Jim Dine Donation
Centre Pompidou Málaga19 Jul - 30 Sep 2019
The event is over
Using painting and sculpture in every form for sixty years, the artist has made his unique voice heard.
Two years ago, when Jim Dine decided to donate twenty-eight of his works to the Centre Pompidou, he could not have imagined that they would travel all over Europe so quickly. With this generous gesture he sought to pay off a debt to France and Paris, which have continued to stimulate his creativity since his very first visit in 1968. This decision, and the consistency of all the works and the powerful personal iconography they manifest, gives rise to great curiosity. The paintings and sculptures made between 1962 and 2016, and selected by the artist to articulate the different phases of his career, arrived at the Centre Pompidou in two stages in 2017. First exhibited between February and April 2018 in the rooms of the Musée National d'Art Moderne, organized by its director Bernard Blistène, they were then displayed over three floors of the Multimedia Art Museum in Moscow. Beginning this summer, they will be exhibited in the Centre Pompidou Málaga, the birthplace of Picasso, the artist who most influenced the young Jim Dine.
Through a thematic reading of the donation, this new exhibition highlights the artist’s development on both an artistic and introspective level. By prioritising the grouping of symbolic subjects to which Dine devoted his work, such as tools, hearts, Venus figures, dressing gowns and Pinocchios, the exhibition underlines the autobiographical dimension of his work. These obsessive themes running through his career are vestiges of childhood memories (the tools around him in his grandfather’s hardware store), metaphorical incarnations of the artist (the man’s dressing gown and its female counterpart, the Venus de Milo), places to in which to hide private and personal items (the heart, which would in a sense become his signature) and representations of his favourite character, Pinocchio, with whom he identifies.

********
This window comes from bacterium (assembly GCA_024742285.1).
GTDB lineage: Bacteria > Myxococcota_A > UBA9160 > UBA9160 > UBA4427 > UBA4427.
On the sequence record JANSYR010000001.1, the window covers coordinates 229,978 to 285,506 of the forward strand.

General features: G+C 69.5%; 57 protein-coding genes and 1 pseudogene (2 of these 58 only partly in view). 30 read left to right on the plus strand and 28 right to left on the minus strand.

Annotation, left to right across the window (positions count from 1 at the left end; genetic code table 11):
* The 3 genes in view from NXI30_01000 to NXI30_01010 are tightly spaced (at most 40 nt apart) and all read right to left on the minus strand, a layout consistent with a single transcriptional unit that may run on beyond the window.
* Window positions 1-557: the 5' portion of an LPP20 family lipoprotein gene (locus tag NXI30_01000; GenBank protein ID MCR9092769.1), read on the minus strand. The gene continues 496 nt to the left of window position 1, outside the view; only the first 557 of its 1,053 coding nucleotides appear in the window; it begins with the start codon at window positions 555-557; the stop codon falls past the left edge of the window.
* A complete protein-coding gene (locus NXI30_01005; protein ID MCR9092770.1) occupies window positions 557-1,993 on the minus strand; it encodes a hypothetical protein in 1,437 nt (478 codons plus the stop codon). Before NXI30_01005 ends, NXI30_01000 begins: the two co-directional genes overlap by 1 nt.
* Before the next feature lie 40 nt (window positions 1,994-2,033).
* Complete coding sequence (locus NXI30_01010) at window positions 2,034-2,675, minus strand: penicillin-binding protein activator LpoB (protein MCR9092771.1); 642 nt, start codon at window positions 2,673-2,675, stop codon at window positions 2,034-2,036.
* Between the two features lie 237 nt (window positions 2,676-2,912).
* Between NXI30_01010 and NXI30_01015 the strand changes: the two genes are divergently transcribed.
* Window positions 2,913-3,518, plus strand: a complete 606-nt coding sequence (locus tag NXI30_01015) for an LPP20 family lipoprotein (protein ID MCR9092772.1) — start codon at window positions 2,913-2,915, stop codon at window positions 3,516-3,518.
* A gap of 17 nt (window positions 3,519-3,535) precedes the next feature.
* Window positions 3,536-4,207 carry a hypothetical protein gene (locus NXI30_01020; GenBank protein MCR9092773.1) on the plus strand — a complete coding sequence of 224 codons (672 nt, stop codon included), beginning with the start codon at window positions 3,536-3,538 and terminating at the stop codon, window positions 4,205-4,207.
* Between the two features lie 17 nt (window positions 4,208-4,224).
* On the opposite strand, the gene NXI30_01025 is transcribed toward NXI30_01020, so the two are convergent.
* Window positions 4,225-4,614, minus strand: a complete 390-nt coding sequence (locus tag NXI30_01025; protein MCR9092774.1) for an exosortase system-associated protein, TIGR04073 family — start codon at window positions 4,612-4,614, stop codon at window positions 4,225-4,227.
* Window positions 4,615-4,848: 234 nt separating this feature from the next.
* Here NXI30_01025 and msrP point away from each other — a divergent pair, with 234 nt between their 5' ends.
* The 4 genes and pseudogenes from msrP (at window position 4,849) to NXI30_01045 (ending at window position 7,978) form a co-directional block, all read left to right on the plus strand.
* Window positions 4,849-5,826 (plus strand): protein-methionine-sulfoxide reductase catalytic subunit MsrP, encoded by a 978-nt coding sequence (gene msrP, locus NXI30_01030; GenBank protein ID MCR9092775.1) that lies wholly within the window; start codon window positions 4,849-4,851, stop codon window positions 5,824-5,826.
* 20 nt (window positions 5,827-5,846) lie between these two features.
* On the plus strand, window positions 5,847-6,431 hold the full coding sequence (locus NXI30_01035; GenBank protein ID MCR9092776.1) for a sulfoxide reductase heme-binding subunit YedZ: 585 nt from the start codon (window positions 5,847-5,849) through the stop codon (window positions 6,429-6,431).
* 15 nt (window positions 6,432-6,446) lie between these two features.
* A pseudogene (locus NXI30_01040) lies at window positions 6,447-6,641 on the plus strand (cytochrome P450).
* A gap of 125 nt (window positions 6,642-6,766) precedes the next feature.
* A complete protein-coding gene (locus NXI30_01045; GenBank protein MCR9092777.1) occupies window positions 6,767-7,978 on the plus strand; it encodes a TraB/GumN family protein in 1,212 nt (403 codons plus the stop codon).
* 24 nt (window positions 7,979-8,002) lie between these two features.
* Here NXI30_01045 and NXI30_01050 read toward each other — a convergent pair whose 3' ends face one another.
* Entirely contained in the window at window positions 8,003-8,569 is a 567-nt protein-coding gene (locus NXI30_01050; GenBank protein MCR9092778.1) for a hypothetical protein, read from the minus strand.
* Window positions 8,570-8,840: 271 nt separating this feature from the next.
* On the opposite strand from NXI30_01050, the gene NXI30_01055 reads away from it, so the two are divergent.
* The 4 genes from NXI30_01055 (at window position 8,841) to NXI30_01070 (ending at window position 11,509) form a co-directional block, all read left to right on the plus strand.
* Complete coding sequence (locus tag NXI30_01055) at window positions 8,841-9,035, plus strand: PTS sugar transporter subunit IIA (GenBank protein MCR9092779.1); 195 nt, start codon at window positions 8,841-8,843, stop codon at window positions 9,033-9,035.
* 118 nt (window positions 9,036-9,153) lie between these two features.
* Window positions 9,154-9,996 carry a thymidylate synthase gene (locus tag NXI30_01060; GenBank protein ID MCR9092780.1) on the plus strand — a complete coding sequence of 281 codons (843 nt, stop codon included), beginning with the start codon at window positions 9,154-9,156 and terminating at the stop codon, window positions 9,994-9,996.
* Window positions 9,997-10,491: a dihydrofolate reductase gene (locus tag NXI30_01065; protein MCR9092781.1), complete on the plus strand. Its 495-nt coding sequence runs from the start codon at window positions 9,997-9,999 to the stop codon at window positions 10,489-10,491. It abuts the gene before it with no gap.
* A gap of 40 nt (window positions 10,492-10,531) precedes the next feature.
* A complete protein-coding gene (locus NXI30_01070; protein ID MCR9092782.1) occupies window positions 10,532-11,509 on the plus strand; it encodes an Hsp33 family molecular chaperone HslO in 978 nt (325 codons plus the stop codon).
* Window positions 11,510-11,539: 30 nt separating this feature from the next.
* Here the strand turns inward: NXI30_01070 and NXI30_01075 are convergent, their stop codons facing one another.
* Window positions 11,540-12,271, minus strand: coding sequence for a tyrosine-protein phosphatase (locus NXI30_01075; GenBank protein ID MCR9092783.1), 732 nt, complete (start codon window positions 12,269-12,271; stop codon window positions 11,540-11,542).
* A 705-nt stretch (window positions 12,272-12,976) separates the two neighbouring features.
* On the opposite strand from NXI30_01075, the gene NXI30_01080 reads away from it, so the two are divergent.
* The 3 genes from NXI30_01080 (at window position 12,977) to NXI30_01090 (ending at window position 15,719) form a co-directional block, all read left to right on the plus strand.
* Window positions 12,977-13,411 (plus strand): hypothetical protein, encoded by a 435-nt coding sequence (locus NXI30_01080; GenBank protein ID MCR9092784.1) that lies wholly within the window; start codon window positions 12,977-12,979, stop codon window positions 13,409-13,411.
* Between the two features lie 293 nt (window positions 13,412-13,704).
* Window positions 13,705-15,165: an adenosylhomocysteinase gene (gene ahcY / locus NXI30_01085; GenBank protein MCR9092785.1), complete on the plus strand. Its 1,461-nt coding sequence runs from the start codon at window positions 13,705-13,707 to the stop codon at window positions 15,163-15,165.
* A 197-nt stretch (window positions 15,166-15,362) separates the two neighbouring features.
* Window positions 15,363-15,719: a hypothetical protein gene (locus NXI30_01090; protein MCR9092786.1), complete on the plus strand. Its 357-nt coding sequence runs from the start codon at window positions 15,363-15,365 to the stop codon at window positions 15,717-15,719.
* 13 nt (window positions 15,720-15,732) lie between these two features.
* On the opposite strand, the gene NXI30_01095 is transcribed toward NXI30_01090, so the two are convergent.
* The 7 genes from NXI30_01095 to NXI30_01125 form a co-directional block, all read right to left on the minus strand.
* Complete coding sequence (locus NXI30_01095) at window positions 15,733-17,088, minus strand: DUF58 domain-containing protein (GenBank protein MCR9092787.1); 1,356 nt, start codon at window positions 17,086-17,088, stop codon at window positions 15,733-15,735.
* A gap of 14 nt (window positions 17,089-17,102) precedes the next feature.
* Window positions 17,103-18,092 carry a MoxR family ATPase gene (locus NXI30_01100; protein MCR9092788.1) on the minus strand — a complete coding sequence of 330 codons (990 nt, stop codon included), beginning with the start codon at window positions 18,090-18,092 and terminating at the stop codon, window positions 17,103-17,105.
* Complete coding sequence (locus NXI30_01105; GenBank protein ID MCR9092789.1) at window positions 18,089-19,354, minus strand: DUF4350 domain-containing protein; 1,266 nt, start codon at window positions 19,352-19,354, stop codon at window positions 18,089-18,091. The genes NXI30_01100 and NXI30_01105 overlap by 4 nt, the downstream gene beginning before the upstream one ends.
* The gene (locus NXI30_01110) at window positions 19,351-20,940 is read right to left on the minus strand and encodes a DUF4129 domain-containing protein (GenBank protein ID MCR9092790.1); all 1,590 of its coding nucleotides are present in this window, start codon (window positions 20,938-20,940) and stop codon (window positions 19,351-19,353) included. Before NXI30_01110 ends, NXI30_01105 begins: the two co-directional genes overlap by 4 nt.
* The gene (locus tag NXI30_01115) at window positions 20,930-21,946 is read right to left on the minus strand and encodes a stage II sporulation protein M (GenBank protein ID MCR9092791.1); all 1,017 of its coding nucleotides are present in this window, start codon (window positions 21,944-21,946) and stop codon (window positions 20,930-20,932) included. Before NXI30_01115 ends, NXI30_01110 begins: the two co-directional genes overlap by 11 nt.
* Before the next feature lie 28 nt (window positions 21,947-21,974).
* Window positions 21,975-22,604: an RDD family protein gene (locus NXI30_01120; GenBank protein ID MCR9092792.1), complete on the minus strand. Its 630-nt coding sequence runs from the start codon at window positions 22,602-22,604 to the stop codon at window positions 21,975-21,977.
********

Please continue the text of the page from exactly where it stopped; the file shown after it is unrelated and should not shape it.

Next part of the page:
The theme of self-dissimulation running through Jim Dine’s work is underlined in his recent paintings. These themes and the method of composing them are echoed in the poetic activity to which the artist has also devoted himself since 1968. In fact, Dine never stops reworking his texts, cut up constructions that handle each word as if it was made of physical matter, "a thing" with a volume, weight and sound characteristics, naturally, but also aesthetic characteristics. With the involvement of the artist who, as in Paris and Moscow, presents his poems written in charcoal as hung exhibits in the space, the words amplifying the plastic and symbolic qualities of his works.